That Bird Speaks Nukna: Birdsong Translation on the Huon Peninsula, Papua New Guinea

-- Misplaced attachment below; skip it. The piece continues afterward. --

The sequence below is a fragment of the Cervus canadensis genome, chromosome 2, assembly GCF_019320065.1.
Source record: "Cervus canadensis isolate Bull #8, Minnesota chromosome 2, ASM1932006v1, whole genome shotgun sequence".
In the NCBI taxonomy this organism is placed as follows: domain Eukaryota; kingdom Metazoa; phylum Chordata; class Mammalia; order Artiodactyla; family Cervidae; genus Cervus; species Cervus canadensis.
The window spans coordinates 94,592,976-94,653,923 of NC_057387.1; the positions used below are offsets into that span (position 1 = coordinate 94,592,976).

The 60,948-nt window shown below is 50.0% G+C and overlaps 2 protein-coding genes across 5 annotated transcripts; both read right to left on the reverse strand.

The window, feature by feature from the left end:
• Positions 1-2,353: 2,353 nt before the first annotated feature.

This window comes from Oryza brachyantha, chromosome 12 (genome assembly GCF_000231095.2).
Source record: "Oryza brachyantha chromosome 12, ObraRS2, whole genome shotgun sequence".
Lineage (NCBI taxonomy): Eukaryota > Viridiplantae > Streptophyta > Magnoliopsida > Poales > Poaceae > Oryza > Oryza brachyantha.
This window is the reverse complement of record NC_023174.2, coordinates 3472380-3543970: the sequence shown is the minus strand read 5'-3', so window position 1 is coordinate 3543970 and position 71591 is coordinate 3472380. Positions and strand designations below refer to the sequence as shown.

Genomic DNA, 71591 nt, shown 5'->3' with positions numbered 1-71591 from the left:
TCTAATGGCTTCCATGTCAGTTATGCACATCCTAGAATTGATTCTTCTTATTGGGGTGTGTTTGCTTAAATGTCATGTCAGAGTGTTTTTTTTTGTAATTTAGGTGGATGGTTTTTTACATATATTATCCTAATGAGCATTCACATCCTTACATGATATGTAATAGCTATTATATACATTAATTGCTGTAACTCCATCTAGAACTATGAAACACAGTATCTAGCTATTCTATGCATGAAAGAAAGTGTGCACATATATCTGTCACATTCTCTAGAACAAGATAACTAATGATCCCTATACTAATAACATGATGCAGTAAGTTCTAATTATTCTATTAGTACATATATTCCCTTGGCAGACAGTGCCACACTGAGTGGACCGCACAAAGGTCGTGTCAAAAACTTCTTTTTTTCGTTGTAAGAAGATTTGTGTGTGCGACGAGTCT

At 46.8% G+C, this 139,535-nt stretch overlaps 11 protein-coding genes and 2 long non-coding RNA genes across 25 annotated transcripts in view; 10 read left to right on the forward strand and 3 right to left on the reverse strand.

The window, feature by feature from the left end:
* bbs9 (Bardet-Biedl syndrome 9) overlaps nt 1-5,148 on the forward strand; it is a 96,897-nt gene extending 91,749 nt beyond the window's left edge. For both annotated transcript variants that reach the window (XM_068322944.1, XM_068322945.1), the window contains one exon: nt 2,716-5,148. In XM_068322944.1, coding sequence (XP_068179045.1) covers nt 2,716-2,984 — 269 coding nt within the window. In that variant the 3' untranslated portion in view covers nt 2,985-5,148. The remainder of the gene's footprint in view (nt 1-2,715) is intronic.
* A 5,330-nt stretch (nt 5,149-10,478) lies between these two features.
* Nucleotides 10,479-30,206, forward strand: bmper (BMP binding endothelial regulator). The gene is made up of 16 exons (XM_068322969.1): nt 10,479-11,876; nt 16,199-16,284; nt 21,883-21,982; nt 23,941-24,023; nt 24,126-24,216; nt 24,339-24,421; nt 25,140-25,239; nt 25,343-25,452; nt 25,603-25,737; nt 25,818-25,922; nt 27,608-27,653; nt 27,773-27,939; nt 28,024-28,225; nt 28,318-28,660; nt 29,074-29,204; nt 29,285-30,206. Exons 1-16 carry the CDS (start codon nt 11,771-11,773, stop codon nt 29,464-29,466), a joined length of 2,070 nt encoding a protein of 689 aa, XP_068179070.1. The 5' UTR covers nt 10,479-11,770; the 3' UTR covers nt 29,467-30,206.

Birds are known to bear strong cultural importance in Papua New Guinea. Further, the ways birdsongs are described in Papuan languages may hold clues to cultural and social history in Papua New Guinea. In English, some birdsongs are described with onomatopoeia: crows are said to caw. Other birdsongs, however, are commonly described through a type of homophonic translation—translating the avian vocalizations into sequences of English with similar rhythms and cadences. For instance, the barred owl, Strix varia, is said to call: Who cooks for you? These two ways of describing birdsongs also exist in the Papuan language Nungon. Some birdsongs that are translated into meaningful Nungon words relate to the bird’s mythic or behavioral traits. Beyond this, Nungon speakers cite some birdsongs as homophonic translations into other Papuan languages, not into Nungon. Birdsong translations may serve as important parts of the reconstruction of human and avian pasts in Papua New Guinea.